Resin Sacra

Eau de parfum


Details

Constructed around the captivating frankincense, the only ingredient that smells both sensual and ecclesiastical at the same time. As well as embracing its resinous nature with benzoin and cistus, a suede accord was added for heightened tactility.

Click the ingredients for more information.


Price From: £105.00
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Suede

Suede calls for similar notes as leather but with a lighter touch (less of the rich smoky notes more of the inky metallic isobutyl quinoleine). Added to that, the aptly named Suederal helps recreate the soft feel that makes suede so attractive.

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Frankincense

from Somalia

Resin from the Boswellia sacra tree bleeds out and hardens into tears which in turn can be distilled to produce an essential oil. For RESIN SACRA, using frankincense that had been extracted by the state of the art, high pressure CO2 method led to a transformed fragrance. Unlike steam that subjects the material being extracted to high temperatures and solvents that can leave a residual taint, CO2 leaves neither, and as such gives a purer result. In the case of frankincense the off-putting harshness had vanished. What was left was complex and deeply resinous but smooth too.

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Patchouli

from Indonesia

Naturals will always have one key advantage over their synthetic counterparts to justify their expense: complexity. Patchouli is simultaneously resinous, woody, earthy, fruity and ambery.

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Benzoin Siam

from Sumatra

Resinous benzoin siam smells almost exactly like the unpolished, more obscure parts of a wooden antique.

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Cistus

from Spain

Resinous, green and bitter.

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Ambroxan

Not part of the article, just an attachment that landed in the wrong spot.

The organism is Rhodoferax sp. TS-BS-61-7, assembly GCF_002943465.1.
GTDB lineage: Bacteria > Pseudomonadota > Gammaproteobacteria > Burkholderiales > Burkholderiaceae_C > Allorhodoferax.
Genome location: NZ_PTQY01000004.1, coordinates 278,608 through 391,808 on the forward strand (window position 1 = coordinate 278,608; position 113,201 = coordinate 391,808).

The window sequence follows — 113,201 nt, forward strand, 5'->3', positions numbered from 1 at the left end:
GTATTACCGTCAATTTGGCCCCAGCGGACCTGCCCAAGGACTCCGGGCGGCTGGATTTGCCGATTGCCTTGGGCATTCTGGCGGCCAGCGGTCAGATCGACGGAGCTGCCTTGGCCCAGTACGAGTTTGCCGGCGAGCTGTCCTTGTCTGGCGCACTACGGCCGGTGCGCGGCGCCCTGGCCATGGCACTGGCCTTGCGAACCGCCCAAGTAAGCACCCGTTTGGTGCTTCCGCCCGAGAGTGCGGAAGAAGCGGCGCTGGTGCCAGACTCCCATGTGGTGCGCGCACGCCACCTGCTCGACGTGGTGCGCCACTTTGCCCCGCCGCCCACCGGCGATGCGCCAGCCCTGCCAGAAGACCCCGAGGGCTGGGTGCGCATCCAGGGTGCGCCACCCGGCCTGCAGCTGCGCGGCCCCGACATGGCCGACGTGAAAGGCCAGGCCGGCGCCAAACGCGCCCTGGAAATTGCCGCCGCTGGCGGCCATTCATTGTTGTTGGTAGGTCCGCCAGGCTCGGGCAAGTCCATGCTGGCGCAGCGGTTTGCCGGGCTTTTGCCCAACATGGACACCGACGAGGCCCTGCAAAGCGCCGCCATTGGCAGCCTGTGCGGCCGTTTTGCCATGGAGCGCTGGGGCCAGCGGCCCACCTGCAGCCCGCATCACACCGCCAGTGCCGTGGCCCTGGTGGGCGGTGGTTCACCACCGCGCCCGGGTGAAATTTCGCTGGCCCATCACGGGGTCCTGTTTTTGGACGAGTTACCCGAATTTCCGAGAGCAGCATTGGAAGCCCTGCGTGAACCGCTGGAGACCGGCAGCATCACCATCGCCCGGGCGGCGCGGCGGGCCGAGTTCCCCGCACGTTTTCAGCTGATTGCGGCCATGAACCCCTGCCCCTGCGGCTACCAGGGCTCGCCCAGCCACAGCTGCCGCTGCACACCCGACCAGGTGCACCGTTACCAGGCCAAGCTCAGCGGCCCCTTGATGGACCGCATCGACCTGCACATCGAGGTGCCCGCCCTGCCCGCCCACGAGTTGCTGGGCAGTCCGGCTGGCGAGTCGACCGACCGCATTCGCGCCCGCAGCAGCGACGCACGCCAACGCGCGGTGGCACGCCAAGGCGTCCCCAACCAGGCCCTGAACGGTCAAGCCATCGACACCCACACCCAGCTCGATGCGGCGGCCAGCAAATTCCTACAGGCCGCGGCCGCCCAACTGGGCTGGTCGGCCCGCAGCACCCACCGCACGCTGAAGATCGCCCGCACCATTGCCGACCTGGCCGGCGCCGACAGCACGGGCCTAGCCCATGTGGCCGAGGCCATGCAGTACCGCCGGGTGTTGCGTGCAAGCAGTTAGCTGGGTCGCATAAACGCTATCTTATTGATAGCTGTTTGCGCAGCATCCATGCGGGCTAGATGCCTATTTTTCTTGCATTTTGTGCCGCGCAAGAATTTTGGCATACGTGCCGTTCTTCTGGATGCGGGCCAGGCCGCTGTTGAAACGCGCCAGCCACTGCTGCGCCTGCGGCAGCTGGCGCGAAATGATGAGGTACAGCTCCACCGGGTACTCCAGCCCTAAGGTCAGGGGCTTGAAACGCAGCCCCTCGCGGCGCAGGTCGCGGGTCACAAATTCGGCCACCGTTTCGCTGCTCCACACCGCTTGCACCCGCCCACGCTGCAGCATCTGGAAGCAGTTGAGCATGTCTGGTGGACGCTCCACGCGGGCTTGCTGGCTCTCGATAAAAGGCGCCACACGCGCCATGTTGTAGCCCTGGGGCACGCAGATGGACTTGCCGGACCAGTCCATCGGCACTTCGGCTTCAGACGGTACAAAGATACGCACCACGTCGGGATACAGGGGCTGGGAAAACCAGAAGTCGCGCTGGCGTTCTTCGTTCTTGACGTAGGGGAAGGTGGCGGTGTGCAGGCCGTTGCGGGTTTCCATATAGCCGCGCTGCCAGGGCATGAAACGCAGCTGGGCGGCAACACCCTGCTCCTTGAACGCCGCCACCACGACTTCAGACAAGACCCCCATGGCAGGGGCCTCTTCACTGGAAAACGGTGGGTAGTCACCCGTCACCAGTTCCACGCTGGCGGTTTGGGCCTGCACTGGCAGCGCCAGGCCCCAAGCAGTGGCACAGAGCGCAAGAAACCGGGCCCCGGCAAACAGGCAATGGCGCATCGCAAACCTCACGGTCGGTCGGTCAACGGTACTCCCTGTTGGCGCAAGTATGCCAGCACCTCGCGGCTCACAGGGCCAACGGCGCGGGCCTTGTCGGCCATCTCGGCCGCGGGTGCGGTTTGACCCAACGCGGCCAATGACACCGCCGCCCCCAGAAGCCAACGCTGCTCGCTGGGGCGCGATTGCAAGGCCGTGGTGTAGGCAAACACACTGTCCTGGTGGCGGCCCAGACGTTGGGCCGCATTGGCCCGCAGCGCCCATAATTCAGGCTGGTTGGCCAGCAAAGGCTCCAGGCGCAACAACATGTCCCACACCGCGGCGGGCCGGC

Synthetic version of ambre gris, the all but unobtainable substance produced by the sperm whale. Although it lacks the marine note of the real thing, it does have the same ability to impart a soft roundness to a fragrance and boost the reach of naturals. Unusually for a synthetic it is produced from a plant (clary sage) and so shares many of its forebears characteristics albeit in muted form.

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Sandalwood

from Sri Lanka

A victim of its own success, sandalwood oil from Mysore, India was used so extensively (being of very good quality and rather low price) that it became a totally unsustainable resource; inadequate management meant the tree population was dangerously diminished. Since a ban was placed on its production the murky business of smuggling oils and/or cutting with other oils has arisen; something we want no part in. Fortunately Sri Lanka has provided the answer, producing oil that is both sustainable and of quality similar to Mysore (something Australian sandalwood could not offer).

So why all the fuss? Sandalwood oil is one of the few ingredients you could happily wear by itself. A unique milky note sits softly over a nutty-woody base.

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Vetiver

from Haiti

Vetiver (a grass whose roots are dried and aged before being distilled) has a distinctive peppery woody note that is easily recognisable and very attractive, whether used judiciously or as a main component.

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Resin Sacra